Norwegian Arctic Islands Hold Biodiversity Bank
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JIM LEHRER: And finally tonight, another in our reports from the Arctic. Under the deep permafrost is a newly constructed vault containing every variety of seed from around the world. Tom Clarke of Independent Television News reports from the Norwegian Arctic islands.
TOM CLARKE, ITV News Correspondent: Not much grows in the high Arctic, and what does ekes out a meager living during this short summer just a few hundred miles from the North Pole. But the very fact this landscape is frozen is why it’s been chosen as the home of a global effort to protect the plants we’re most directly dependent on for food.
Carved into this mountain on the island of Spitzburgen is the entrance to a seed bank. At the end of this tunnel blasted out of frozen rock, three giant vaults are taking shape. Why here? Because it’s cold and it’s safe.
DAG RINDAL BROX, Project Manager, Global Feed Bank: It’s permafrost here, so you can store the seeds in minus 40 degrees Celsius. Temperatures will never rise beyond it. And it’s an island that is a neutral island and that you know everybody who comes here will either come by plane or you come by boat. So you know every people who come up here.
Building a "backup vault"
TOM CLARKE: Many countries keep stores of important seeds in case disease or drought wipes out key crops. The idea here is to build a backup vault, a kind of Fort Knox for crops, where other seed banks can make deposits, whether it's wheat, cassava or cabbage.
It's a long-planned-for endeavor given new impetus by the threat of climate change to plants. The seed bank now opens next February. Each vault can store 1.5 million different seeds. Space is at a premium. There's 100,000 varieties of rice alone.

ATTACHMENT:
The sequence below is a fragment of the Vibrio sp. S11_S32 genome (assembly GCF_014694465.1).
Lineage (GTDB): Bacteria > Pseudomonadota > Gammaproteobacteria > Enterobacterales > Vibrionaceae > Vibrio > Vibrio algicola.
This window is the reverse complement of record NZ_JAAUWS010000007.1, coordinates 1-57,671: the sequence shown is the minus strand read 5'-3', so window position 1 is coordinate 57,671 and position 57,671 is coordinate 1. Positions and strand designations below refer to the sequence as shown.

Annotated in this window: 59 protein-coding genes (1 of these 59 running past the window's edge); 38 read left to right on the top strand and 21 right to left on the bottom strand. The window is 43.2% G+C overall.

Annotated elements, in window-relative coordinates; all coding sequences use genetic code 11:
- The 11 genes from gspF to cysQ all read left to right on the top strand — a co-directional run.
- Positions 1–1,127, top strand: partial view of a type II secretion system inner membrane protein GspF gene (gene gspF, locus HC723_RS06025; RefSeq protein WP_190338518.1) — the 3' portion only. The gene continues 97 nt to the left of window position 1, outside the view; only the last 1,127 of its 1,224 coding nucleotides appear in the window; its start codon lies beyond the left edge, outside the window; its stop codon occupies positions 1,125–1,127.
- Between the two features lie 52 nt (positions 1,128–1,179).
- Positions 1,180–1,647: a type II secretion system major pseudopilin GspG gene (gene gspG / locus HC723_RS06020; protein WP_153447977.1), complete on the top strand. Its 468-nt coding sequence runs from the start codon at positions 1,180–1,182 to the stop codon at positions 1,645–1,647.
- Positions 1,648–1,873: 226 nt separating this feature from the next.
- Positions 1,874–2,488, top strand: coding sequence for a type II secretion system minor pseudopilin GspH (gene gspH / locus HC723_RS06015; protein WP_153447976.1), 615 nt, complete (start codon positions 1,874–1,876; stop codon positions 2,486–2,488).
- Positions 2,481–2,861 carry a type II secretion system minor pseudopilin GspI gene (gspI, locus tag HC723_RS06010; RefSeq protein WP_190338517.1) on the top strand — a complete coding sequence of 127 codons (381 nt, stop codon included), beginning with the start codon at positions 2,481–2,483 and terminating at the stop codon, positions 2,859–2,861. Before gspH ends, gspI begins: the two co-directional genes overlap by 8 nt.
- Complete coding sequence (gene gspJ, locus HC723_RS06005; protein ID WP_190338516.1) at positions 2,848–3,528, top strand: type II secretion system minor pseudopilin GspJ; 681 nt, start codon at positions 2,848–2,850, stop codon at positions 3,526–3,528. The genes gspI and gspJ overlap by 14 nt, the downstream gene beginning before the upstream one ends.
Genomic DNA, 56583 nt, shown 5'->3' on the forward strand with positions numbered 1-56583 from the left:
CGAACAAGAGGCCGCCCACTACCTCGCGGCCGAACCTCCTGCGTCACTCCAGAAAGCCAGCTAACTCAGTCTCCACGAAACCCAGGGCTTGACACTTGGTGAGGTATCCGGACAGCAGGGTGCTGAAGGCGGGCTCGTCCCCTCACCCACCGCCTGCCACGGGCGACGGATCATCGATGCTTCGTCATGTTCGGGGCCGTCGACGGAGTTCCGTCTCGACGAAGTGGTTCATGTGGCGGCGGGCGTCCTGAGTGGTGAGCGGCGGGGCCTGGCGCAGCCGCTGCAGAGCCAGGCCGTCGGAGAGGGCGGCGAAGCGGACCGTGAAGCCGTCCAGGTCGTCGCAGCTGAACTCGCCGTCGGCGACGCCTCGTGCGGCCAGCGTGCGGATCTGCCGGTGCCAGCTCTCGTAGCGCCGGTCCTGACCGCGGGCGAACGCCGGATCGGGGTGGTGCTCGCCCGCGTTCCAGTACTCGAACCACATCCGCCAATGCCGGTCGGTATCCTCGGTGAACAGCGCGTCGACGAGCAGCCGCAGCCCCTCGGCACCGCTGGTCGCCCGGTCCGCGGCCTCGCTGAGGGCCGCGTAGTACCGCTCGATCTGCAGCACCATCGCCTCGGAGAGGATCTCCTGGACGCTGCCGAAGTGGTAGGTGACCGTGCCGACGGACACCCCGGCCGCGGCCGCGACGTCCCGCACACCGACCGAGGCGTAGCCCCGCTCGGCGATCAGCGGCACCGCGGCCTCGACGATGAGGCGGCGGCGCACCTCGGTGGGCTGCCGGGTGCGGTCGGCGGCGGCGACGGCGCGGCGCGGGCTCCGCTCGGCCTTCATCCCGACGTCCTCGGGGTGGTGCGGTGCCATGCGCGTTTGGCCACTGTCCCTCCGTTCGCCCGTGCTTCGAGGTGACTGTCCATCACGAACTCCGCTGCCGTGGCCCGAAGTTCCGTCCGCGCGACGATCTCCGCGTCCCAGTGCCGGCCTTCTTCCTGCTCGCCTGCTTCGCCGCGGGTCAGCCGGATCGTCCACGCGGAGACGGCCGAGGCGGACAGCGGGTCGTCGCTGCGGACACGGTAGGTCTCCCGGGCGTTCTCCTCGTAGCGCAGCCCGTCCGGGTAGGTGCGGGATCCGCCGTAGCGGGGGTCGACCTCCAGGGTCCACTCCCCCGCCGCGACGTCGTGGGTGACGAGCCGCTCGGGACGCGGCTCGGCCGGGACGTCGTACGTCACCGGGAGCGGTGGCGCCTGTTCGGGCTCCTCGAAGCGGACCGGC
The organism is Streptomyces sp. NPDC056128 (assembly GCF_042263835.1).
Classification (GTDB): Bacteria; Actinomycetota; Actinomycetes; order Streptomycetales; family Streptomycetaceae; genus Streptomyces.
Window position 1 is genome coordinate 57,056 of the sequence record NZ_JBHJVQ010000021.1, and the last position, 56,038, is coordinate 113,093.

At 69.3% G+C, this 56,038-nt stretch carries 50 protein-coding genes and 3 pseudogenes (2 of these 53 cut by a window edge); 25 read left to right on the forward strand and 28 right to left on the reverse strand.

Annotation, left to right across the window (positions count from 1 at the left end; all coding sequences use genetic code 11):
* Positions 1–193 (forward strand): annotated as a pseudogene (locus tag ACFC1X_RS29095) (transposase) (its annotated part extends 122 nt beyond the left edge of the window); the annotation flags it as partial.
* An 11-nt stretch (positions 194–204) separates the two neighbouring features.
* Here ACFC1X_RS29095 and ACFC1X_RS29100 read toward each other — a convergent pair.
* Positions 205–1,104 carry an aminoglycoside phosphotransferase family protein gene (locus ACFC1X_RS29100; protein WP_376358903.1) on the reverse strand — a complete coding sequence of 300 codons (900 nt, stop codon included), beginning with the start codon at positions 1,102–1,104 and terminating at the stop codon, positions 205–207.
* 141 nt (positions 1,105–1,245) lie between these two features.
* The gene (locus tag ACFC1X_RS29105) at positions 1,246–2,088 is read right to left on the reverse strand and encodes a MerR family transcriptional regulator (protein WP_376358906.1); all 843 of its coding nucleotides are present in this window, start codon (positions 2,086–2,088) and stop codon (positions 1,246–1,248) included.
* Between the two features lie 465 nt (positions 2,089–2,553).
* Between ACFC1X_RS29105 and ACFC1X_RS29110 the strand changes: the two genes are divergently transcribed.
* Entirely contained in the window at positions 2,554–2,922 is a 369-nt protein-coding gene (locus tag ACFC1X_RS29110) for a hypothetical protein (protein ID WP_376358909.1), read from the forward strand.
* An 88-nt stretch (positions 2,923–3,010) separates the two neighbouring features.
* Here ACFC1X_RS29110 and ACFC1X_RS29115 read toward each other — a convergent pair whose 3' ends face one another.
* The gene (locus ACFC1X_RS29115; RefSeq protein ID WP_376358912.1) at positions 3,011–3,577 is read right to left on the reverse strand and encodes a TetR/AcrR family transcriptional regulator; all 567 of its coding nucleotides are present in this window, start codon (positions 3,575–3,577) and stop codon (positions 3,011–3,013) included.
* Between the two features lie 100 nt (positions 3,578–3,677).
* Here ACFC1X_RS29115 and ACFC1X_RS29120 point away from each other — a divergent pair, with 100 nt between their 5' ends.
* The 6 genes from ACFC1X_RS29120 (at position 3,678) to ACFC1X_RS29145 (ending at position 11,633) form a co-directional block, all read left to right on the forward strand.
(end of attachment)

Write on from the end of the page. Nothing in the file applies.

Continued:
So we're here visiting a seed bank designed to ensure the world's biodiversity against the effects of climate change, but the plants that actually live here on Svalbard outside the vault are some of the first to feel the effects of global warming.
We accompanied Elisabeth Cooper into the tundra she and her students have studied for seven years. Not many botanists carry high-powered rifles, but then not many botanists study Arctic plants. And for those that do, polar bear attacks are an occupational hazard. Dr. Cooper is studying how climate change is affecting humble arctic flora like polar willow, mountain avens, and Arctic white bell heather.
ELISABETH COOPER, University Centre, Svalbard: This is one of my snow fences that I made last autumn.
Climate change in the Artic
TOM CLARKE: Climate change expected to bring more snow to Svalbard Islands. Experiments here are designed to see whether these tiny plants can continue to thrive under deeper flurries.
ELISABETH COOPER: We have large areas of tundra which are likely to be affected by climate change which at the moment are holding huge amounts of carbon. But if their carbon balance is shifted, they might be releasing more carbon.
TOM CLARKE: Initial results suggest plants here might struggle, so as well as threatening this fragile ecosystem, further warming could turn the high Arctic from an area that helps keep our climate stable into one that makes it warmer still. And that would affect the whole planet, valuable crops and all.